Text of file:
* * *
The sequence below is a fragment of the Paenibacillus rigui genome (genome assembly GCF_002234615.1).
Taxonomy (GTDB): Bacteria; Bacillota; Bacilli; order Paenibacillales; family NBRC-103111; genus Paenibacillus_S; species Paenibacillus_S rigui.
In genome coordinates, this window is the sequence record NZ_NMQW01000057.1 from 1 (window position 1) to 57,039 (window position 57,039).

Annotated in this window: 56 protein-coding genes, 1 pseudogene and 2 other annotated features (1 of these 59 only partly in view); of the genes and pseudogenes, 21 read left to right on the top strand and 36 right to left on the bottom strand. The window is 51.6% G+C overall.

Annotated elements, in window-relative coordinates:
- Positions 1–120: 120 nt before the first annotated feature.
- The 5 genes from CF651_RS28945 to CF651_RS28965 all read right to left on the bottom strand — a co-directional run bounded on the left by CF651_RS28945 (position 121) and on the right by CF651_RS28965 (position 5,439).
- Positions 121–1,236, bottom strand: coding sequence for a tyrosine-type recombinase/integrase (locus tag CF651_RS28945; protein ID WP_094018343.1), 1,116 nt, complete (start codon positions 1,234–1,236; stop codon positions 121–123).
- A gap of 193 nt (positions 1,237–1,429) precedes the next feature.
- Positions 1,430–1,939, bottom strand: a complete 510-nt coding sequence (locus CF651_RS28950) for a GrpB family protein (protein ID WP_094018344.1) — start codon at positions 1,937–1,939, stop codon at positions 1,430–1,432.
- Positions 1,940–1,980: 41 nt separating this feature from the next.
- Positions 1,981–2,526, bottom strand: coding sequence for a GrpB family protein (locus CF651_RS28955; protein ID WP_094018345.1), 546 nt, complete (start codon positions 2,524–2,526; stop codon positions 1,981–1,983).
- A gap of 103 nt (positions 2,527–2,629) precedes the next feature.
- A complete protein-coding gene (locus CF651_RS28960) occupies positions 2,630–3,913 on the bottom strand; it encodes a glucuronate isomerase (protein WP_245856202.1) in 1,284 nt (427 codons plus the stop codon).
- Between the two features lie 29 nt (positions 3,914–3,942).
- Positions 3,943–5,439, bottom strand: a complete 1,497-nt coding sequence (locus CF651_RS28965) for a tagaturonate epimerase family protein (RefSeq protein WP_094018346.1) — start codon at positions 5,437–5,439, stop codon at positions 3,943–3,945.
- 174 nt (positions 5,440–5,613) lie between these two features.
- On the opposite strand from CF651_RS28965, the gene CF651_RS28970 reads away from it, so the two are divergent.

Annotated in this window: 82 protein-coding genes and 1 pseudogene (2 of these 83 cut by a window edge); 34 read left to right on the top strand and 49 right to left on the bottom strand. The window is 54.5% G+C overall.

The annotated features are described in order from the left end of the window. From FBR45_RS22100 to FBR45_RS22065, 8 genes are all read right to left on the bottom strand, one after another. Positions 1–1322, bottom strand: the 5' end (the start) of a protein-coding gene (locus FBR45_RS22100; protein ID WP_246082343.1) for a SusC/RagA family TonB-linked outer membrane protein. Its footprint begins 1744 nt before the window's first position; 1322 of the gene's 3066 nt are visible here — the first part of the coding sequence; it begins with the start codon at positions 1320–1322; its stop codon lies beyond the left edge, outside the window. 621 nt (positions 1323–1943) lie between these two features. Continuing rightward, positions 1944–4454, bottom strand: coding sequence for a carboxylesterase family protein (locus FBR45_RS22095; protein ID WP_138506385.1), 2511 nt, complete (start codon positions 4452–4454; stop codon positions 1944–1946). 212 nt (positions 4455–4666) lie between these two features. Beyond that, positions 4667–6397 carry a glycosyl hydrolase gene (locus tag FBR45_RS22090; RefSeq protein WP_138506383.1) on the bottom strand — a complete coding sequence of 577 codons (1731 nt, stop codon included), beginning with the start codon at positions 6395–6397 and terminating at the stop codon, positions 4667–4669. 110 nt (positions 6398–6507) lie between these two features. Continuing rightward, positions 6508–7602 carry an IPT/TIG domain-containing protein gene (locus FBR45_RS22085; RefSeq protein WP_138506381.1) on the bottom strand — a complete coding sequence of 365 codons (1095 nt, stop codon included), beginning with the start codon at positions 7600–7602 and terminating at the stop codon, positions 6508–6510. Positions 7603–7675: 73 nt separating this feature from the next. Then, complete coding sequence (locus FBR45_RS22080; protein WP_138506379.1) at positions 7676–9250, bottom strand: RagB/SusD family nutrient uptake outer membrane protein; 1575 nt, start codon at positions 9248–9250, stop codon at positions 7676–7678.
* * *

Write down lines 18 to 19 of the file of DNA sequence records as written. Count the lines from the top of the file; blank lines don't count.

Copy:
- On the opposite strand from CF651_RS28965, the gene CF651_RS28970 reads away from it, so the two are divergent.

Annotated in this window: 82 protein-coding genes and 1 pseudogene (2 of these 83 cut by a window edge); 34 read left to right on the top strand and 49 right to left on the bottom strand. The window is 54.5% G+C overall.